For a long time I’ve been estranged from my son. I’ve written him letters over the years, but we have never been reconnected at the heart level. This year while practicing, I discovered the last threshold that stopped me from reconnecting with him. I realized that I didn’t know who he was: I didn’t know his fundamental face was the same as mine! I forgot about his Buddha nature. I forgot about his blue sky. And I forgot that because I forgot that about my face. As soon as I had that insight, within three days I got a phone call from a friend who said, “Your son’s looking for you.” And I’m looking for him. When we leave this retreat, Peggy and I return to Boston where we’ll be for a month, and we’re staying about two miles from where he lives, and he and I have plans to hang out.

Inclusiveness is the third paramita. That’s a very popular word in diversity circles. You want to be inclusive. Okay. Inclusivity is the practice of developing the capacity to receive what life gives us. To receive the pain, the suffering and the disappointments and to develop the capacity to take it in and to transform it into compassion.

Some years ago Peggy and I had our house burn down in Boise, Idaho, by an arsonist who had been sent by the Aryan Nation. I was working in California when the fire started. Because the fire occurred at two-thirty in the morning, they expected us to be there sleeping, and they meant to do us real harm. Peggy called me at three o’clock and told me that she and our dog Reggae were safe but the house was a total loss. I said, “Okay, I’ll be there as soon as I can.” The whole time I was rearranging my schedule I was so stunned at the very idea that somebody would do that. I realized I didn’t know how to think like that.  I realized I didn’t know how to feel like that about anyone. I asked myself, how could somebody do that?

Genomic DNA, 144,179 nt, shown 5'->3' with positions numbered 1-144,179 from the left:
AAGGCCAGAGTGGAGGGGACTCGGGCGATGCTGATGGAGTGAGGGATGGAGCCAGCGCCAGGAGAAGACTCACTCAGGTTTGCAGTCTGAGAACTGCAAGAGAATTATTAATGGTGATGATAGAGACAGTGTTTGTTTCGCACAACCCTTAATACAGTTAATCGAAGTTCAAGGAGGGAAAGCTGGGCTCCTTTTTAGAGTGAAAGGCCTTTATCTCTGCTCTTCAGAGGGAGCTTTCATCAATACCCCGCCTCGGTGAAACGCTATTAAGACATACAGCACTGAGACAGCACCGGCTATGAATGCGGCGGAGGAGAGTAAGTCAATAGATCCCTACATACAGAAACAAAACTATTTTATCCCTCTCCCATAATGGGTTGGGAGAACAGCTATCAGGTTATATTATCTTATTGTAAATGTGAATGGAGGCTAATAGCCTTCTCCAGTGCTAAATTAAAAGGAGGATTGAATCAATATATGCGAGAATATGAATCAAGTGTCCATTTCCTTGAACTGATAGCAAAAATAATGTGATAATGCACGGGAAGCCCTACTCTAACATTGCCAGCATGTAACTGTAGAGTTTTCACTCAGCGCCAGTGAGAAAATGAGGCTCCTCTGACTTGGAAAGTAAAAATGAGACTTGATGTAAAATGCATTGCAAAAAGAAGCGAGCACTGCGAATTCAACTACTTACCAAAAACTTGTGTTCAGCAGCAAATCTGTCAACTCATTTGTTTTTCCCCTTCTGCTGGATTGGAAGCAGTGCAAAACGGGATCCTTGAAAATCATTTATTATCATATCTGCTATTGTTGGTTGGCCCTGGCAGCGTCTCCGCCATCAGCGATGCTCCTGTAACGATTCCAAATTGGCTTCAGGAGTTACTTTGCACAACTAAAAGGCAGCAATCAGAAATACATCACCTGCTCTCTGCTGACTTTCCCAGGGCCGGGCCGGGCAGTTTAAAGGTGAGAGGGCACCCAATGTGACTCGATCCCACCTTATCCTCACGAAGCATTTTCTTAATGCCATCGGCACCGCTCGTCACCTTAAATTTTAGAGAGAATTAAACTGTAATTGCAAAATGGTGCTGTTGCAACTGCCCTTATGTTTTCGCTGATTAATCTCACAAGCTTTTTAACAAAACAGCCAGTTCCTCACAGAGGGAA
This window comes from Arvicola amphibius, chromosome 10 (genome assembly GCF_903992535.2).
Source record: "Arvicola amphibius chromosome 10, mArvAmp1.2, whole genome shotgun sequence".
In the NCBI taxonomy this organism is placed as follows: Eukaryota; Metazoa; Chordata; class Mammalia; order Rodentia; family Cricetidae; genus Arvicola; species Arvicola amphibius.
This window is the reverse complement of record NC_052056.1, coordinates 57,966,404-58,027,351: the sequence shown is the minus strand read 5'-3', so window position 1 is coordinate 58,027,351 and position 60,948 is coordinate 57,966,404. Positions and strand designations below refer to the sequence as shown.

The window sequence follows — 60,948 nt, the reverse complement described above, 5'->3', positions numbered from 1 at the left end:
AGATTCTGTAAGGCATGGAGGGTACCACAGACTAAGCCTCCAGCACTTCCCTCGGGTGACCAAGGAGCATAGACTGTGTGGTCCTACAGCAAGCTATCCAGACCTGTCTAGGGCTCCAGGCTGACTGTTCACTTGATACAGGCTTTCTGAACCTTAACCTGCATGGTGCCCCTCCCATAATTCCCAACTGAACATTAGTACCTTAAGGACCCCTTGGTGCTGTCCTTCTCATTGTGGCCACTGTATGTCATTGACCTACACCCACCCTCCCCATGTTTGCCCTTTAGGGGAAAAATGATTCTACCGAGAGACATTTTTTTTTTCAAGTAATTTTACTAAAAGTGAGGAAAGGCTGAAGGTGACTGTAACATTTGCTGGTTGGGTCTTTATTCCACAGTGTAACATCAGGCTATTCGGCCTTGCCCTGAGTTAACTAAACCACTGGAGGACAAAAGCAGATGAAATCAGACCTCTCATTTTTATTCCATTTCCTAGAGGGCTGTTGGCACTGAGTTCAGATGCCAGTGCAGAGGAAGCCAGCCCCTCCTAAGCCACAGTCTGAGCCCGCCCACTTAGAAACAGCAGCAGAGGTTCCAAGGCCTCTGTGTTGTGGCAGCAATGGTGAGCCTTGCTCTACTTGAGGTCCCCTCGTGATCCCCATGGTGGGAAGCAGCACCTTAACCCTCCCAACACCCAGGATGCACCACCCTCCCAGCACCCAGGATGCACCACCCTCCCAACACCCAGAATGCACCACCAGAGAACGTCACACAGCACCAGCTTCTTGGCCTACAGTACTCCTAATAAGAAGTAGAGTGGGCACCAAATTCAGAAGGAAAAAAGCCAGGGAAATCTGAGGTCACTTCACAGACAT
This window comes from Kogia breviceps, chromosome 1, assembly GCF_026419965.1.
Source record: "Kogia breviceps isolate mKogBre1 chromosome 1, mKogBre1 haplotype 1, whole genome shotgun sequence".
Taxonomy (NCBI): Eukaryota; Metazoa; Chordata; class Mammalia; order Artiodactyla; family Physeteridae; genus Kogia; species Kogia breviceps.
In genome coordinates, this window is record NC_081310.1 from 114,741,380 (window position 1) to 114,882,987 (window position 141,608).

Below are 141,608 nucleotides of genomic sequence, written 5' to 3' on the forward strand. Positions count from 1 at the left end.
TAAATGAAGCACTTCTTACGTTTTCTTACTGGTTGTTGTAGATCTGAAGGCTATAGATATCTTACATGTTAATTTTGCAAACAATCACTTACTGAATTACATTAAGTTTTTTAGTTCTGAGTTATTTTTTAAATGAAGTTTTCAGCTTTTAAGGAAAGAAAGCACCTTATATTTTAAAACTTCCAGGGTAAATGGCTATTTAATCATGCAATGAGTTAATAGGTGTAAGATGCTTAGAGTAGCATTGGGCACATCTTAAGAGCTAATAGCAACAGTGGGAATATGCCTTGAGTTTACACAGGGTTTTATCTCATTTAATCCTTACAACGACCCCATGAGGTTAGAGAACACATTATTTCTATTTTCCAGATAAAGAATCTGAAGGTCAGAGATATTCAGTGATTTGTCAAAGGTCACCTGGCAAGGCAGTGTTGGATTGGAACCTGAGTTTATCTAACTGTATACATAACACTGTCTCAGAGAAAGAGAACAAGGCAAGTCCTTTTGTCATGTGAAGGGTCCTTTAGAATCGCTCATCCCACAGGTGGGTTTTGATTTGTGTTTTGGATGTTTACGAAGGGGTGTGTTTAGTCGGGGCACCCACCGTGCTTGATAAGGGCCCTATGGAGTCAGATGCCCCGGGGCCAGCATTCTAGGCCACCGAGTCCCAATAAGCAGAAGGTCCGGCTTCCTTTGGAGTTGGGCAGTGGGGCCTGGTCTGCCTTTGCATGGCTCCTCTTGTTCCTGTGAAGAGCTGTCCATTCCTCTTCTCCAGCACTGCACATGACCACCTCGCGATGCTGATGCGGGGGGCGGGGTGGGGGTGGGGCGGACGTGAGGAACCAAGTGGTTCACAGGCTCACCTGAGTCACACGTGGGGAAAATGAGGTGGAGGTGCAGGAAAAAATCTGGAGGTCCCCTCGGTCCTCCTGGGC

So over the next year as we rebuilt the house, I began to look into what kind of person joins that group. And I found out that they come from very poor economic backgrounds.  That most are high school dropouts. See, I’m moving toward inclusivity. That, if you look a little deeper, you’ll discover that nine out of ten of those people have been abused as children, emotionally and sexually. That’s how somebody could do that. Just looking for something to do to somebody, to strike out with the rage, with the anger, with the pain that’s just sitting there, growing.

Inclusivity practice takes time -this is about patience. This is not about having a Pollyanna attitude. For two years, Peggy had post-traumatic stress symptoms from being there when the fire started. But what is most important about this experience is that we were not harmed. What I mean is that we did not find ourselves having to be cruel. We did not find ourselves wishing ill will. We did not find ourselves having the seeds of hatred watered and developed at all. Anger, yes. Disappointment, yes. Shock, yes. But we did not become possessed and cruel. We did not have our focus turned around and reoriented to try to eliminate someone who tried to eliminate us. Protected by compassion.  Protected by inclusiveness.